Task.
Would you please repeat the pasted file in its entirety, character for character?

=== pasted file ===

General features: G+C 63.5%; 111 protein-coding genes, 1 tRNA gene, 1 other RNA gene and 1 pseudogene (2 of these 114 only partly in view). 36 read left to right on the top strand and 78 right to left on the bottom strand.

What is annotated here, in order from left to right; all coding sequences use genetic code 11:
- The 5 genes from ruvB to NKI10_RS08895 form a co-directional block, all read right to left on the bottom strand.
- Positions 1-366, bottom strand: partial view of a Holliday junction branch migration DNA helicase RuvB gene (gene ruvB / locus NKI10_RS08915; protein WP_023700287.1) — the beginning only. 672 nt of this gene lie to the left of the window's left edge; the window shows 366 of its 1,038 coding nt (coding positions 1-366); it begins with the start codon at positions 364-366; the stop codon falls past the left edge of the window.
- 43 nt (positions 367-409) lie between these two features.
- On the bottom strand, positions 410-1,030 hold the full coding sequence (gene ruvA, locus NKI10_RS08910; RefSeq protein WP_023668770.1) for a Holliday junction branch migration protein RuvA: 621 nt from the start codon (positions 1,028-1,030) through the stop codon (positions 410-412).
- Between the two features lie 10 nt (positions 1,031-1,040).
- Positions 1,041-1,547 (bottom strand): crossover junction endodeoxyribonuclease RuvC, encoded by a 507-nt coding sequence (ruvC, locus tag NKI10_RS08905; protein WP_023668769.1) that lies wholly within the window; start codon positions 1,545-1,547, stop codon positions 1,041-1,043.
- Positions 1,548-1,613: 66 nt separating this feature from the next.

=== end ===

General features: G+C 63.5%; 111 protein-coding genes, 1 tRNA gene, 1 other RNA gene and 1 pseudogene (2 of these 114 only partly in view). 36 read left to right on the top strand and 78 right to left on the bottom strand.

What is annotated here, in order from left to right; all coding sequences use genetic code 11:
- The 5 genes from ruvB to NKI10_RS08895 form a co-directional block, all read right to left on the bottom strand.
- Positions 1-366, bottom strand: partial view of a Holliday junction branch migration DNA helicase RuvB gene (gene ruvB / locus NKI10_RS08915; protein WP_023700287.1) — the beginning only. 672 nt of this gene lie to the left of the window's left edge; the window shows 366 of its 1,038 coding nt (coding positions 1-366); it begins with the start codon at positions 364-366; the stop codon falls past the left edge of the window.
- 43 nt (positions 367-409) lie between these two features.
- On the bottom strand, positions 410-1,030 hold the full coding sequence (gene ruvA, locus NKI10_RS08910; RefSeq protein WP_023668770.1) for a Holliday junction branch migration protein RuvA: 621 nt from the start codon (positions 1,028-1,030) through the stop codon (positions 410-412).
- Between the two features lie 10 nt (positions 1,031-1,040).
- Positions 1,041-1,547 (bottom strand): crossover junction endodeoxyribonuclease RuvC, encoded by a 507-nt coding sequence (ruvC, locus tag NKI10_RS08905; protein WP_023668769.1) that lies wholly within the window; start codon positions 1,545-1,547, stop codon positions 1,041-1,043.
- Positions 1,548-1,613: 66 nt separating this feature from the next.